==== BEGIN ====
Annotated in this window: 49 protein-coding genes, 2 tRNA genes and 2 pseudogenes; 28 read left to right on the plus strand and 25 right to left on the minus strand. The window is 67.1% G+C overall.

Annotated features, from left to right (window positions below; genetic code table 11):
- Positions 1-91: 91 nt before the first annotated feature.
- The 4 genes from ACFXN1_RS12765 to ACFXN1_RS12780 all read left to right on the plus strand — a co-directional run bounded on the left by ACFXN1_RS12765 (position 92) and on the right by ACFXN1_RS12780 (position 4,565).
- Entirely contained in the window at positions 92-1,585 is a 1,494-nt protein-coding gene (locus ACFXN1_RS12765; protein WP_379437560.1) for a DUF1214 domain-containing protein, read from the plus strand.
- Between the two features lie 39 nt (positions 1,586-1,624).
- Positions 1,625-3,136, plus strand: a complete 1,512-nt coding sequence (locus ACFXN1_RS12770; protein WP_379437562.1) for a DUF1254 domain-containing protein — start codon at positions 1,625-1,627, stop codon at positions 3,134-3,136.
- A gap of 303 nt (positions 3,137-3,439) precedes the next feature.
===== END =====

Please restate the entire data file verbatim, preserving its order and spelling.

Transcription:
Annotated in this window: 49 protein-coding genes, 2 tRNA genes and 2 pseudogenes; 28 read left to right on the plus strand and 25 right to left on the minus strand. The window is 67.1% G+C overall.

Annotated features, from left to right (window positions below; genetic code table 11):
- Positions 1-91: 91 nt before the first annotated feature.
- The 4 genes from ACFXN1_RS12765 to ACFXN1_RS12780 all read left to right on the plus strand — a co-directional run bounded on the left by ACFXN1_RS12765 (position 92) and on the right by ACFXN1_RS12780 (position 4,565).
- Entirely contained in the window at positions 92-1,585 is a 1,494-nt protein-coding gene (locus ACFXN1_RS12765; protein WP_379437560.1) for a DUF1214 domain-containing protein, read from the plus strand.
- Between the two features lie 39 nt (positions 1,586-1,624).
- Positions 1,625-3,136, plus strand: a complete 1,512-nt coding sequence (locus ACFXN1_RS12770; protein WP_379437562.1) for a DUF1254 domain-containing protein — start codon at positions 1,625-1,627, stop codon at positions 3,134-3,136.
- A gap of 303 nt (positions 3,137-3,439) precedes the next feature.